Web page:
The Americans were without their top player in Landon Donovan, who missed the chance to earn his 100th cap because of a groin injury. Without their most dynamic offensive force, they failed to seriously trouble the English back line at all.

In the second half, when the U.S. players began to tire, England continued to play at a speed that clearly troubled the visitors. The second goal was as much to do with Steven Gerrard's brilliant run and finish as it was with Oguchi Onyewu's blown assignment.

"I give credit to England," said U.S. coach Bob Bradley afterward. Fair enough. The bottom line is that the home team played very well, and Bradley's boys didn't. On a different night, if the roles were reversed, perhaps the Americans eek out a result against a superior team. Instead, for the Three Lions, chalk this one up as an easy win.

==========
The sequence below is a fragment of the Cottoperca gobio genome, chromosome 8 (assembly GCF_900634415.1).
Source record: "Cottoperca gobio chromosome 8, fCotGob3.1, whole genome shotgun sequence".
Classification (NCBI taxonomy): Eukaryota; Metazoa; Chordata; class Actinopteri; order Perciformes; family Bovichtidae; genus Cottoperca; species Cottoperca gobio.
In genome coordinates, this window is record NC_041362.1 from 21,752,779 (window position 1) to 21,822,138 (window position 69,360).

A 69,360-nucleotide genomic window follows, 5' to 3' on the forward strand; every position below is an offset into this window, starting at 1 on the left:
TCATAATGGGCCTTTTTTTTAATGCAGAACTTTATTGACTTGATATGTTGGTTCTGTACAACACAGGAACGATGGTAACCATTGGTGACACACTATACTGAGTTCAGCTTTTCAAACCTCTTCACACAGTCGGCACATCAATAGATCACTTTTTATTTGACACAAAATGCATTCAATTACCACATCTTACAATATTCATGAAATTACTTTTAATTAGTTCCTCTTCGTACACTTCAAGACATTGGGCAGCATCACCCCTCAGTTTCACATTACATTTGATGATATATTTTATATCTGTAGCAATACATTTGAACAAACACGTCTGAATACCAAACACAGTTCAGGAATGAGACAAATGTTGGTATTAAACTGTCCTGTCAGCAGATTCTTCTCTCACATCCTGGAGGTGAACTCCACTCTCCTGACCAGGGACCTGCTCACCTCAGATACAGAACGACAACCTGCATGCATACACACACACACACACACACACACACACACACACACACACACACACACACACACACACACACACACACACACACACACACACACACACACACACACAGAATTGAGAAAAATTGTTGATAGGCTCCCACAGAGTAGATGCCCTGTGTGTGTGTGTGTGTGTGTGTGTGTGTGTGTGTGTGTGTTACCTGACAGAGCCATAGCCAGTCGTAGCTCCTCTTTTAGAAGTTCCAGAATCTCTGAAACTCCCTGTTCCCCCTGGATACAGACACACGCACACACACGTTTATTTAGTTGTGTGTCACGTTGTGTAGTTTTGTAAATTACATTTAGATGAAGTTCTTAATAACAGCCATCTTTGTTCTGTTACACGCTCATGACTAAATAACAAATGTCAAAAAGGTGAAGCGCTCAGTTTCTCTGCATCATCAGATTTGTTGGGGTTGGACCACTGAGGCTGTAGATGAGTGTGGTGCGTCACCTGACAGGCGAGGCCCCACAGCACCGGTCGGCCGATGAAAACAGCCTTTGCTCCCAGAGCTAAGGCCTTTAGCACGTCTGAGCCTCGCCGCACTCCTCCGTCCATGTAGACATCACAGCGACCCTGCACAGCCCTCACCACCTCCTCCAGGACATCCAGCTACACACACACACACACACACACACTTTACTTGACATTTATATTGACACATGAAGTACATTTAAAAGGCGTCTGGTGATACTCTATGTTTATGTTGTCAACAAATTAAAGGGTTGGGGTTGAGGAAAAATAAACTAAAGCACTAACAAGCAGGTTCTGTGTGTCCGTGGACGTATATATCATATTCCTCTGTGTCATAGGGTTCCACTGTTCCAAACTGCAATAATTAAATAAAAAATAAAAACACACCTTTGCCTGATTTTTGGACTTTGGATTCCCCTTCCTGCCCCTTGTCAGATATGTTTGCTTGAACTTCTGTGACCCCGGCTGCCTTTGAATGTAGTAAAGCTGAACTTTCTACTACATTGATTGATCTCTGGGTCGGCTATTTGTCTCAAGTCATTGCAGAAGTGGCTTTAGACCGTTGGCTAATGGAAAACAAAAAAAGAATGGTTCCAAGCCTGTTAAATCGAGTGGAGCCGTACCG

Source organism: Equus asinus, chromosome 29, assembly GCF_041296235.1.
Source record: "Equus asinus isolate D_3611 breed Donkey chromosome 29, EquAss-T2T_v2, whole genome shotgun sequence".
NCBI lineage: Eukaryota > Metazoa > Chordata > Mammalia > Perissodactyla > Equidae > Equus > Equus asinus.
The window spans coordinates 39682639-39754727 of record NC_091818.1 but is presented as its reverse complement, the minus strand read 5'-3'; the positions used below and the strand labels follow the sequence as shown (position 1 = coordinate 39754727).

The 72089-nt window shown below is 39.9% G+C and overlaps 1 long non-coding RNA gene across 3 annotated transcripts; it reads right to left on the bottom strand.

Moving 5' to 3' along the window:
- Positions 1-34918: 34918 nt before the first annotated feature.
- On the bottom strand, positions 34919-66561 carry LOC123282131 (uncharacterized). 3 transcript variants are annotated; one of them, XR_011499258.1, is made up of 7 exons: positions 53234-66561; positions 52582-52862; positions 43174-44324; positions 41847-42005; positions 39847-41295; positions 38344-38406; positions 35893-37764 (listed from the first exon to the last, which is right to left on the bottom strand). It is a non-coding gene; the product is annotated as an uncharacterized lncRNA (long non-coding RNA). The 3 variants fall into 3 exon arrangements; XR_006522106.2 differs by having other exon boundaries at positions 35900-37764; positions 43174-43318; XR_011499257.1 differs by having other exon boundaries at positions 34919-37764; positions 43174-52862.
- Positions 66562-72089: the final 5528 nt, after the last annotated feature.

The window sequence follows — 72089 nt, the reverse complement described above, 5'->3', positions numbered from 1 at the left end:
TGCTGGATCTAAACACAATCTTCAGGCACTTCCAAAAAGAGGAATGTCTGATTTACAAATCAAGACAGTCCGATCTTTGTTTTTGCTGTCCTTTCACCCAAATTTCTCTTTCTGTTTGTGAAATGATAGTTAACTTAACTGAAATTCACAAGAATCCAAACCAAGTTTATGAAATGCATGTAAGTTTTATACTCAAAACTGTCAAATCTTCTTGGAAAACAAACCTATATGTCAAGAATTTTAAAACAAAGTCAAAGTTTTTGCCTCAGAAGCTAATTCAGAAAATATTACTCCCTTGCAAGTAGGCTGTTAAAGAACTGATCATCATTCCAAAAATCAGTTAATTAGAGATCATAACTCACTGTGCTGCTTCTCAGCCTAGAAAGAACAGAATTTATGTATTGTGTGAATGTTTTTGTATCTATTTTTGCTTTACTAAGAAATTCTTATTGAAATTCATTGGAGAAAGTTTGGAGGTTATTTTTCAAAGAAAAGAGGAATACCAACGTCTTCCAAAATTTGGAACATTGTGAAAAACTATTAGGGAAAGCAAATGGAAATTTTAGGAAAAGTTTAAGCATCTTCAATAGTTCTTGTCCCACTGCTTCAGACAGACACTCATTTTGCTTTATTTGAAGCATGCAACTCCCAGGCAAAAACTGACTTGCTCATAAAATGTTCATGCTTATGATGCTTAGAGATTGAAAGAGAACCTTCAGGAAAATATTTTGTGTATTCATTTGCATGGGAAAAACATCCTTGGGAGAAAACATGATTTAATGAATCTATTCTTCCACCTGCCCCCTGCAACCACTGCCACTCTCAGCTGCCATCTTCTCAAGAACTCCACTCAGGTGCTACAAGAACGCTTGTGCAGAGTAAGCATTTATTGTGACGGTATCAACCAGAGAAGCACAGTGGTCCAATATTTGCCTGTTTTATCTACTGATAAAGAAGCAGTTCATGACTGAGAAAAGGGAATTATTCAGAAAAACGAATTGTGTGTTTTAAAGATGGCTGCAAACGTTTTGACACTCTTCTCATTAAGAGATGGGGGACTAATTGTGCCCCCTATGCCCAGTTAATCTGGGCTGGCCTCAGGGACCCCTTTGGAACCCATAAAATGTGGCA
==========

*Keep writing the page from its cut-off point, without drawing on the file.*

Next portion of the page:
Player ratings: (scale of 1-10)

Tim Howard, 5 -- Blameless on Terry's goal, which was essentially a free header from the penalty spot. Didn't have to rescue the U.S. with any of his trademark athletic stops, as he wasn't really tested otherwise before being replaced by Brad Guzan for the second half.

Heath Pearce, 4 -- Poor (read: no) communication with Onyewu on Gerrard's goal. Picked up a silly booking in the second half. Did have one off his team's few scoring chances when a loose ball fell to him on at the top of England's area, but his shot was deflected out for an easily dealt-with corner.

Carlos Bocanegra, 4 -- The best American back, but that's faint praise. The former Fulham man didn't mark Terry tightly enough on the opener. His first half slip on the soggy turf allowed Rooney to spring a dangerous counterattack down the right side. Still, didn't do his chances of remaining in the Premier League any harm with a professional performance.